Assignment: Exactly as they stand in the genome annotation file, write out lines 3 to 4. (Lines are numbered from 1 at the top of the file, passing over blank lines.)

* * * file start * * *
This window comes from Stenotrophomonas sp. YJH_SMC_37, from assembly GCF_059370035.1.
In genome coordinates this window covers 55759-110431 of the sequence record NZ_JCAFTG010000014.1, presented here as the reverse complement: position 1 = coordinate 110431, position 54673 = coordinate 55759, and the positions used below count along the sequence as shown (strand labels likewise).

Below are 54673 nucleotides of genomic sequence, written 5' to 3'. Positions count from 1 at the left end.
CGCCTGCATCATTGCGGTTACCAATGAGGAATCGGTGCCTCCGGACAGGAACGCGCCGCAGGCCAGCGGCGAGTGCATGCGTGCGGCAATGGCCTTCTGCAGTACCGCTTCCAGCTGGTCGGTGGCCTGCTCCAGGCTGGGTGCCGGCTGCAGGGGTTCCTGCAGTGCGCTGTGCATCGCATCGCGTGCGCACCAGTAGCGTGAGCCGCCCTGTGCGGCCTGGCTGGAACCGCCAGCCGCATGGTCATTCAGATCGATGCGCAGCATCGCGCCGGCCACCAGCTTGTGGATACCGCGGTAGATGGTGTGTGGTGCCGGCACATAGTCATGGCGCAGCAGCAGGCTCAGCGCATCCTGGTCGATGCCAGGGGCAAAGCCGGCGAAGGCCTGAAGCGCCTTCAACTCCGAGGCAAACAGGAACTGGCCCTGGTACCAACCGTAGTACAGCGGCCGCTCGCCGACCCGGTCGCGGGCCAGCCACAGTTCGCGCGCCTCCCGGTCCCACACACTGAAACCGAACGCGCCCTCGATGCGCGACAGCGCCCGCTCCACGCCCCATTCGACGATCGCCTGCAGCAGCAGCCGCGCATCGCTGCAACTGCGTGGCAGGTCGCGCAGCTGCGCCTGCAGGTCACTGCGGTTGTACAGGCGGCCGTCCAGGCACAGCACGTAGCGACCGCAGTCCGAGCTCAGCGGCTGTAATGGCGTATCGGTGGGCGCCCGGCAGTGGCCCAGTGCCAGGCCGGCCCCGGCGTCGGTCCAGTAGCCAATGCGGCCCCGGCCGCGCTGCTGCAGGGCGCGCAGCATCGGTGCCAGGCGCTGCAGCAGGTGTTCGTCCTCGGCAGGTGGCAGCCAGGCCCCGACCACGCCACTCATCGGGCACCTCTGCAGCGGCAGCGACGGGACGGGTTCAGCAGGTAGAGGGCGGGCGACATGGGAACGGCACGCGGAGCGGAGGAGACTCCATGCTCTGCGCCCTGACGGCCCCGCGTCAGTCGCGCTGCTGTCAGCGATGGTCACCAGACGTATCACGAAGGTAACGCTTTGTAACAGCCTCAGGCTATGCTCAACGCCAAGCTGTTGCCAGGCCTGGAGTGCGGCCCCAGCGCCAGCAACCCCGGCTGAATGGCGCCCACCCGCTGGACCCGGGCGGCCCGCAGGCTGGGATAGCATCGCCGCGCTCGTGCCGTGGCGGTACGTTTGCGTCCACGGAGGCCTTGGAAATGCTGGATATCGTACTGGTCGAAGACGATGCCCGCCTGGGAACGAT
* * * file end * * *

Below are 54673 nucleotides of genomic sequence, written 5' to 3'. Positions count from 1 at the left end.
CGCCTGCATCATTGCGGTTACCAATGAGGAATCGGTGCCTCCGGACAGGAACGCGCCGCAGGCCAGCGGCGAGTGCATGCGTGCGGCAATGGCCTTCTGCAGTACCGCTTCCAGCTGGTCGGTGGCCTGCTCCAGGCTGGGTGCCGGCTGCAGGGGTTCCTGCAGTGCGCTGTGCATCGCATCGCGTGCGCACCAGTAGCGTGAGCCGCCCTGTGCGGCCTGGCTGGAACCGCCAGCCGCATGGTCATTCAGATCGATGCGCAGCATCGCGCCGGCCACCAGCTTGTGGATACCGCGGTAGATGGTGTGTGGTGCCGGCACATAGTCATGGCGCAGCAGCAGGCTCAGCGCATCCTGGTCGATGCCAGGGGCAAAGCCGGCGAAGGCCTGAAGCGCCTTCAACTCCGAGGCAAACAGGAACTGGCCCTGGTACCAACCGTAGTACAGCGGCCGCTCGCCGACCCGGTCGCGGGCCAGCCACAGTTCGCGCGCCTCCCGGTCCCACACACTGAAACCGAACGCGCCCTCGATGCGCGACAGCGCCCGCTCCACGCCCCATTCGACGATCGCCTGCAGCAGCAGCCGCGCATCGCTGCAACTGCGTGGCAGGTCGCGCAGCTGCGCCTGCAGGTCACTGCGGTTGTACAGGCGGCCGTCCAGGCACAGCACGTAGCGACCGCAGTCCGAGCTCAGCGGCTGTAATGGCGTATCGGTGGGCGCCCGGCAGTGGCCCAGTGCCAGGCCGGCCCCGGCGTCGGTCCAGTAGCCAATGCGGCCCCGGCCGCGCTGCTGCAGGGCGCGCAGCATCGGTGCCAGGCGCTGCAGCAGGTGTTCGTCCTCGGCAGGTGGCAGCCAGGCCCCGACCACGCCACTCATCGGGCACCTCTGCAGCGGCAGCGACGGGACGGGTTCAGCAGGTAGAGGGCGGGCGACATGGGAACGGCACGCGGAGCGGAGGAGACTCCATGCTCTGCGCCCTGACGGCCCCGCGTCAGTCGCGCTGCTGTCAGCGATGGTCACCAGACGTATCACGAAGGTAACGCTTTGTAACAGCCTCAGGCTATGCTCAACGCCAAGCTGTTGCCAGGCCTGGAGTGCGGCCCCAGCGCCAGCAACCCCGGCTGAATGGCGCCCACCCGCTGGACCCGGGCGGCCCGCAGGCTGGGATAGCATCGCCGCGCTCGTGCCGTGGCGGTACGTTTGCGTCCACGGAGGCCTTGGAAATGCTGGATATCGTACTGGTCGAAGACGATGCCCGCCTGGGAACGAT